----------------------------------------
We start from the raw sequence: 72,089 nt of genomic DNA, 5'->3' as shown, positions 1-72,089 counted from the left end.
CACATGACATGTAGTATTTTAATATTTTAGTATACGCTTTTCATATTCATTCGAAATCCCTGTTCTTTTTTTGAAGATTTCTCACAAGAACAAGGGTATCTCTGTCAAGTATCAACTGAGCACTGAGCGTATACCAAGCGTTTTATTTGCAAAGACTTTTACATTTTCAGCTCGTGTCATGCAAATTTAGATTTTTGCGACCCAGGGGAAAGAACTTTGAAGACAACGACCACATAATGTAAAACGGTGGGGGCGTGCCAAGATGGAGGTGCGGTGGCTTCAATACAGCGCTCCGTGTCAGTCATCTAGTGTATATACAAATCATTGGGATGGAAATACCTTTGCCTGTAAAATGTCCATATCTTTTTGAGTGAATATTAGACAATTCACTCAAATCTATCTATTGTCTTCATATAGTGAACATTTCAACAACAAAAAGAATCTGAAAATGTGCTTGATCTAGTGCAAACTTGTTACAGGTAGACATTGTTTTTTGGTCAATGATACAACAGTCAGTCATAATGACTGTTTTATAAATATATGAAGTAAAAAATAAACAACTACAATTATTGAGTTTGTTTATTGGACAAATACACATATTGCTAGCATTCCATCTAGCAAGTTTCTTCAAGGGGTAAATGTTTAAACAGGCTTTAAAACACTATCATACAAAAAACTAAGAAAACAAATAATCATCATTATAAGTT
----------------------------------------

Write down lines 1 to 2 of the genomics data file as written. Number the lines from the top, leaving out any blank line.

We start from the raw sequence: 72,089 nt of genomic DNA, 5'->3' as shown, positions 1-72,089 counted from the left end.
CACATGACATGTAGTATTTTAATATTTTAGTATACGCTTTTCATATTCATTCGAAATCCCTGTTCTTTTTTTGAAGATTTCTCACAAGAACAAGGGTATCTCTGTCAAGTATCAACTGAGCACTGAGCGTATACCAAGCGTTTTATTTGCAAAGACTTTTACATTTTCAGCTCGTGTCATGCAAATTTAGATTTTTGCGACCCAGGGGAAAGAACTTTGAAGACAACGACCACATAATGTAAAACGGTGGGGGCGTGCCAAGATGGAGGTGCGGTGGCTTCAATACAGCGCTCCGTGTCAGTCATCTAGTGTATATACAAATCATTGGGATGGAAATACCTTTGCCTGTAAAATGTCCATATCTTTTTGAGTGAATATTAGACAATTCACTCAAATCTATCTATTGTCTTCATATAGTGAACATTTCAACAACAAAAAGAATCTGAAAATGTGCTTGATCTAGTGCAAACTTGTTACAGGTAGACATTGTTTTTTGGTCAATGATACAACAGTCAGTCATAATGACTGTTTTATAAATATATGAAGTAAAAAATAAACAACTACAATTATTGAGTTTGTTTATTGGACAAATACACATATTGCTAGCATTCCATCTAGCAAGTTTCTTCAAGGGGTAAATGTTTAAACAGGCTTTAAAACACTATCATACAAAAAACTAAGAAAACAAATAATCATCATTATAAGTT